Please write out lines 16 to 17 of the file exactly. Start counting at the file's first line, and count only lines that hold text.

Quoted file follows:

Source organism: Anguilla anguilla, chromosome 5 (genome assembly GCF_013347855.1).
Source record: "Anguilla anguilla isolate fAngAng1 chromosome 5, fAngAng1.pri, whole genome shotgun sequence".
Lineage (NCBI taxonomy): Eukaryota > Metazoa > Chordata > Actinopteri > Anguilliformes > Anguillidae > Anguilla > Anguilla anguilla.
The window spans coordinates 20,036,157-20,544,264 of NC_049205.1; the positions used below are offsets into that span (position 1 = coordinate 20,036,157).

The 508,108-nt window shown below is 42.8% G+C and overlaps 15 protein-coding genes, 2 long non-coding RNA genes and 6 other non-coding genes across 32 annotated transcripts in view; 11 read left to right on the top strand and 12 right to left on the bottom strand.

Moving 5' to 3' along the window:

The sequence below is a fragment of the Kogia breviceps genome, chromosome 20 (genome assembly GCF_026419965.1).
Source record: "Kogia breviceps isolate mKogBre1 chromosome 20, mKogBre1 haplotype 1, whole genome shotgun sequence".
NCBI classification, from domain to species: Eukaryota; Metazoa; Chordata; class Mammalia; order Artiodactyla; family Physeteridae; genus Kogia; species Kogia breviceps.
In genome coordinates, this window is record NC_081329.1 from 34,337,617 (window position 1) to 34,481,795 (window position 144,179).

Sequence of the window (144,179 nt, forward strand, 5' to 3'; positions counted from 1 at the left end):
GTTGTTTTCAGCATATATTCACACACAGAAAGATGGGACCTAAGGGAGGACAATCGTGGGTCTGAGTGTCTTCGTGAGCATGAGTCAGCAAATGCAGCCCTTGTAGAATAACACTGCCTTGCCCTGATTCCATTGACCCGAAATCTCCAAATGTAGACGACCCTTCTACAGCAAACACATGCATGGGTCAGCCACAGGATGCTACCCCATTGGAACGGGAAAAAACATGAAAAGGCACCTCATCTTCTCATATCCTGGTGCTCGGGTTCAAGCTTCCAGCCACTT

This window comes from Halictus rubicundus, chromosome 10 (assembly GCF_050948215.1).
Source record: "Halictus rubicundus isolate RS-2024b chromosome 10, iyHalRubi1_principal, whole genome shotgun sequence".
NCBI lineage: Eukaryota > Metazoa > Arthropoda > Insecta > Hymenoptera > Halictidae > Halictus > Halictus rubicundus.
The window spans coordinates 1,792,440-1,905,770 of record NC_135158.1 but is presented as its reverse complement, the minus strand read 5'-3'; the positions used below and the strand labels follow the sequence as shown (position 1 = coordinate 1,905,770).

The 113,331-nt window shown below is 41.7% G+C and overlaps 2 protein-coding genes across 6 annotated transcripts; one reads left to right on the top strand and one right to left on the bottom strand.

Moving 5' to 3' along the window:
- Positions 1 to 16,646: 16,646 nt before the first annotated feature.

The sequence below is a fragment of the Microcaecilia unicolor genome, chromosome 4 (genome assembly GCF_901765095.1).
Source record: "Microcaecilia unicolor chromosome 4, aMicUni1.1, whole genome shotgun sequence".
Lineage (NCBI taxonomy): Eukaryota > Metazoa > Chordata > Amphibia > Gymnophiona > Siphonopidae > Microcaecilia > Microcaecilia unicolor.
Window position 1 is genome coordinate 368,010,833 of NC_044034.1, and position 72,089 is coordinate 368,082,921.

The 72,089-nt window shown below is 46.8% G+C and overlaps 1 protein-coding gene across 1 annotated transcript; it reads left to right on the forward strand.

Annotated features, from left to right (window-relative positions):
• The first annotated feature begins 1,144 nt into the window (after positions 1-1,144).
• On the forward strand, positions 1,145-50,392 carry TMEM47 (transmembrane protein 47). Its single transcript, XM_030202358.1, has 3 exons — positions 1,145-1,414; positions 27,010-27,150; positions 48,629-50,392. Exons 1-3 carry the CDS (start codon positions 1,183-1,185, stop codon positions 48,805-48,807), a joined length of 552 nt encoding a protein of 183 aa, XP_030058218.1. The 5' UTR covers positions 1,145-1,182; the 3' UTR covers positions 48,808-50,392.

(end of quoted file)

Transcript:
The window spans coordinates 1,792,440-1,905,770 of record NC_135158.1 but is presented as its reverse complement, the minus strand read 5'-3'; the positions used below and the strand labels follow the sequence as shown (position 1 = coordinate 1,905,770).

The 113,331-nt window shown below is 41.7% G+C and overlaps 2 protein-coding genes across 6 annotated transcripts; one reads left to right on the top strand and one right to left on the bottom strand.